NWMA presents emerging artists in High Fiber—Women to Watch 2012

Close up view of an array of cylindrical fiber pieces attached to a wall.

WASHINGTON—The third installment in the National Museum of Women in the Arts’ (NMWA) Women to Watch exhibition series examines innovative approaches to a traditional medium: fiber. High Fiber—Women to Watch 2012 features work by seven emerging artists from the U.S., the U.K. and France. The exhibition is on view November 2, 2012–January 6, 2013.

NMWA’s biennial exhibition series Women to Watch features up-and-coming or underrepresented artists from the states and countries in which the museum has outreach committees. The committees consulted with contemporary art curators in their respective regions to create shortlists of artists who specialize in this year’s theme—inventive use of fibers. NMWA then selected the artists and their respective works.

NMWA Chief Curator Kathryn A. Wat commented, “The Women to Watch series explores global trends in art but at the local or micro level. Some artists featured in the exhibition work in the world’s biggest cities and art markets, while others create within vibrant smaller communities. Women to Watch highlights the boundless variety of experiences that inspire women artists today.”

Women to Watch 2012 Artists and Nominating Committees

Ligia Bouton (b. 1973, New Mexico Committee) Bouton’s six-foot-cube satin bouquet is alluring both for its lush materials and scale. Six Photographs of People I Don’t Know: Photograph 5, The Bouquet (2007) was inspired by a vintage wedding photograph Bouton found of a young couple. Creating the bouquet at a large scale and suspending it from the gallery ceiling, Bouton presents her dreamy reimagining of the event.

Louise Halsey (b. 1949, Arkansas Committee) presents narrative images in textile panels, creating modern-day iterations of classical tapestries. Houses in Halsey’s tapestries are sometimes topped by columns of smoke or veiled by flame-like shapes that signify ongoing threats to the environment and humankind. Her Supersize My House (2011), in which a mansion looms above a modest house, is both humorous and sobering.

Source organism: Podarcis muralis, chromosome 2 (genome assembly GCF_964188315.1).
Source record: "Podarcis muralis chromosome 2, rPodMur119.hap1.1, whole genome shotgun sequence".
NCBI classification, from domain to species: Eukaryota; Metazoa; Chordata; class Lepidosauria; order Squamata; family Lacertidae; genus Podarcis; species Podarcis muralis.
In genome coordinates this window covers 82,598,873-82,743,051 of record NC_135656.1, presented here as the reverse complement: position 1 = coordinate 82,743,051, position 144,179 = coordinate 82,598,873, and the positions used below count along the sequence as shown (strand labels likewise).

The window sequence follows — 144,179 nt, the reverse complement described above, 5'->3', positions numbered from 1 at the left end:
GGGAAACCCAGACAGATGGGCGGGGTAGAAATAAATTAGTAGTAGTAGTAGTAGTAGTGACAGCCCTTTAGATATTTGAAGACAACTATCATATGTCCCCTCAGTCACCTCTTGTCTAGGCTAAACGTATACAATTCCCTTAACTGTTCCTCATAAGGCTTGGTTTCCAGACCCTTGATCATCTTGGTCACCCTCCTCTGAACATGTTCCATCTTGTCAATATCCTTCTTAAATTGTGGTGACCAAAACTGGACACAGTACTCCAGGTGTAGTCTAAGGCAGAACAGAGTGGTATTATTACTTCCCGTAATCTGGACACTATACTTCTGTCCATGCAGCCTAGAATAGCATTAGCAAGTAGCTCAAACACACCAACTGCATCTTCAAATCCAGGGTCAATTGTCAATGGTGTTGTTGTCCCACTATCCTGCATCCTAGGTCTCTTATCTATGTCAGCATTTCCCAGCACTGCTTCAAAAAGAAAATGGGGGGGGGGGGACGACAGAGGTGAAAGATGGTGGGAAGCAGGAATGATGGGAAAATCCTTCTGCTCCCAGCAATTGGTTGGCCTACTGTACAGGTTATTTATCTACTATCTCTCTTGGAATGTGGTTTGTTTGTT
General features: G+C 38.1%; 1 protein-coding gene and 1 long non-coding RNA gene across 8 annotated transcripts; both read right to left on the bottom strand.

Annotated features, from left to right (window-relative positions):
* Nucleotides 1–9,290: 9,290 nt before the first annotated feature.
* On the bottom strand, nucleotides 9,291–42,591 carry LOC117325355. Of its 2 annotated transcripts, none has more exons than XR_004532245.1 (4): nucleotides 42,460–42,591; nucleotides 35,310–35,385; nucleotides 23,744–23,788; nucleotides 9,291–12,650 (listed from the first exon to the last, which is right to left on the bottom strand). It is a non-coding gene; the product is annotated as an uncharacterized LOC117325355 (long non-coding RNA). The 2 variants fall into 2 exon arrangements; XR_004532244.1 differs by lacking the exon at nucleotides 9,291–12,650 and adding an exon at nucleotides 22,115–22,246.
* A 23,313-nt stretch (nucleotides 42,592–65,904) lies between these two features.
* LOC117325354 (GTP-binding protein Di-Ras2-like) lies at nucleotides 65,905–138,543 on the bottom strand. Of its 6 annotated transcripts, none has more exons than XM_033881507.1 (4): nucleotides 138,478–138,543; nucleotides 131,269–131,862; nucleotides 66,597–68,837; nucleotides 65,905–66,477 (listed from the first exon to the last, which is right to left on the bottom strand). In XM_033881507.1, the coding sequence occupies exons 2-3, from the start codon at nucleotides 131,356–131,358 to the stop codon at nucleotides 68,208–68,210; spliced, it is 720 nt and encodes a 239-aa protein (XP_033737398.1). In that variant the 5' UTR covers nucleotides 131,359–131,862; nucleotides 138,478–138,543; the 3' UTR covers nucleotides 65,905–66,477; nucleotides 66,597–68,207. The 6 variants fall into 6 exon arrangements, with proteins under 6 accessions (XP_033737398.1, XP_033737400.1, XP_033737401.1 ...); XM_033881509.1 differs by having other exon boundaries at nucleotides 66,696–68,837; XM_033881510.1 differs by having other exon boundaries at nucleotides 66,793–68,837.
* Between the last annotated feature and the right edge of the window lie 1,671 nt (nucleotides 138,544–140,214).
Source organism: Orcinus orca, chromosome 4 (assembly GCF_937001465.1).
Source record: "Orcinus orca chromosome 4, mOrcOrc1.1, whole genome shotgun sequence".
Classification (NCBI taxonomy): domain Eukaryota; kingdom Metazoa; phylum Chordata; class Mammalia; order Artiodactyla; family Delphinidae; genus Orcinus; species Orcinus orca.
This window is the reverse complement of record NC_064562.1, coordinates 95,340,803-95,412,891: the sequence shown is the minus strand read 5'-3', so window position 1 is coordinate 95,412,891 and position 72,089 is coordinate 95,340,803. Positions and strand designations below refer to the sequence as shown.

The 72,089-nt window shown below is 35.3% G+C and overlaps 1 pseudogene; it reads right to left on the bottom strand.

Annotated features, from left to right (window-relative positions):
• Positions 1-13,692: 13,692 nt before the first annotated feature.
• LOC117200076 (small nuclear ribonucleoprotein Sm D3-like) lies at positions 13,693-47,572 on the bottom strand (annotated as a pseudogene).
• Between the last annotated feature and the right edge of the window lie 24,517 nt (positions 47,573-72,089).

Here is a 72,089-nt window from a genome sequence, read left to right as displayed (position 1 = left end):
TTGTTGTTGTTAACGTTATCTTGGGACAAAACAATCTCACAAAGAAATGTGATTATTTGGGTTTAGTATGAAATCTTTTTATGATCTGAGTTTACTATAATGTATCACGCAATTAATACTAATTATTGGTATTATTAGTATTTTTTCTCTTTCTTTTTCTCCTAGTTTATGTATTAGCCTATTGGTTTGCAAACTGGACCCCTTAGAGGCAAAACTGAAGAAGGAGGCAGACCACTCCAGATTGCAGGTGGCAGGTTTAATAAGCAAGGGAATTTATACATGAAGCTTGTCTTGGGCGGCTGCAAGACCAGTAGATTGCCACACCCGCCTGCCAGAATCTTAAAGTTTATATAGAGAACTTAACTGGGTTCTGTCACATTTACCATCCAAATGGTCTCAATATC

Debra Folz (b. 1979, Massachusetts Committee) cross-stitches into her machine-made chairs and tables, and she wraps shelving and stools with knitted cozies or pleated fabric. She eschews “assigned material identities,” applying and combining materials in unexpected ways to expand their meaning. Folz creates a pun in Sight (2011), a mirror cross-stitched with the form of a gun sight’s crosshairs. Anyone trying to use the mirror must dodge around to get even a partial view. 

Tracy Krumm (b. 1963, Greater Kansas City Area Committee) crochets fine-gauge wire into organically-shaped pods or broad panels resembling domestic textiles. Her cheekily titled Yoke/Folded (2006) and Draped (Screwed) (2010) might be a blanket or billowing curtain, respectively. Krumm’s works blur distinctions between visual—and cultural—categories. Suspended from steel and wood armatures and moving just slightly with a breeze, Krumm’s quasi-textiles appear simultaneously feminine and masculine, scientific and historical, hard and soft, and heavy and light.

Beili Liu (b. 1974, Texas Committee) “plays” with materials (including paper, wicker, cloth, and thread), letting their inherent properties guide her creative process. To create Toil (2008), Liu trimmed the edges of thin strips of silk organza with a lit incense cone. She then coiled the fabric into cones that twist and curve. Liu’s meticulous handwork transfers energy to each element, resulting in an array of animated forms sprouting from the gallery wall surface.

Rachael Matthews (b. 1974, Friends of NMWA, UK) created The Knitted Wedding (2005) with other members of a knitting club she co-founded. They stitched nearly every accessory for a marriage ceremony. Knitted altar candles and reception hors d’oeuvres complimented the bridal couple’s attire. Matthews’ installation A Meeting Place for a Sacrifice to the Ultimate Plan (2010-12) combines many enigmatic knitted objects, including a skull and crossbones and an hourglass.

Laure Tixier (b. 1972, Les Amis du NMWA) explores domestic architecture. She compares her recent house sculptures made from felt to blanket forts built by children. Her eight-foot-tall Plaid House (2008) resembles the classic architecture of Amsterdam and reflects her interest in architectural history. Tixier’s smaller felt constructions are variations on architectural designs from cultures worldwide. Her vividly colored “maquettes” resemble yurts, bell towers, office buildings, or space-age pods.

High Fiber—Women to Watch 2012 is organized by the National Museum of Women in the Arts and is generously sponsored by the participating committees with assistance from Guerlain and the Louis J. Kuriansky Foundation, Inc. Additional support for Les Amis du NMWA is provided by Katherine Graham Debost and Air France. 

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National Museum of Women in the Arts

Founded in 1981 and opened in 1987, NMWA is the only museum solely dedicated to celebrating the achievements of women in the visual, performing and literary arts. The museum’s collection features 4,000 works from the 16th century to the present created by more than 1,000 artists; including Mary Cassatt, Frida Kahlo, Alma Thomas, Lee Krasner, Louise Bourgeois, Chakaia Booker, and Nan Goldin along with special collections of 18th-century silver tableware and botanical prints. NMWA is located at 1250 New York Avenue, NW, Washington, D.C., in a landmark building near the White House. It is open Monday–Saturday, 10 a.m.–5 p.m. and Sunday, noon–5 p.m. For information, call 202-783-5000 or visit www.nmwa.org. Admission is $10 for adults, $8 for visitors 65 and over and students, and free for NMWA Members and youth 18 and under.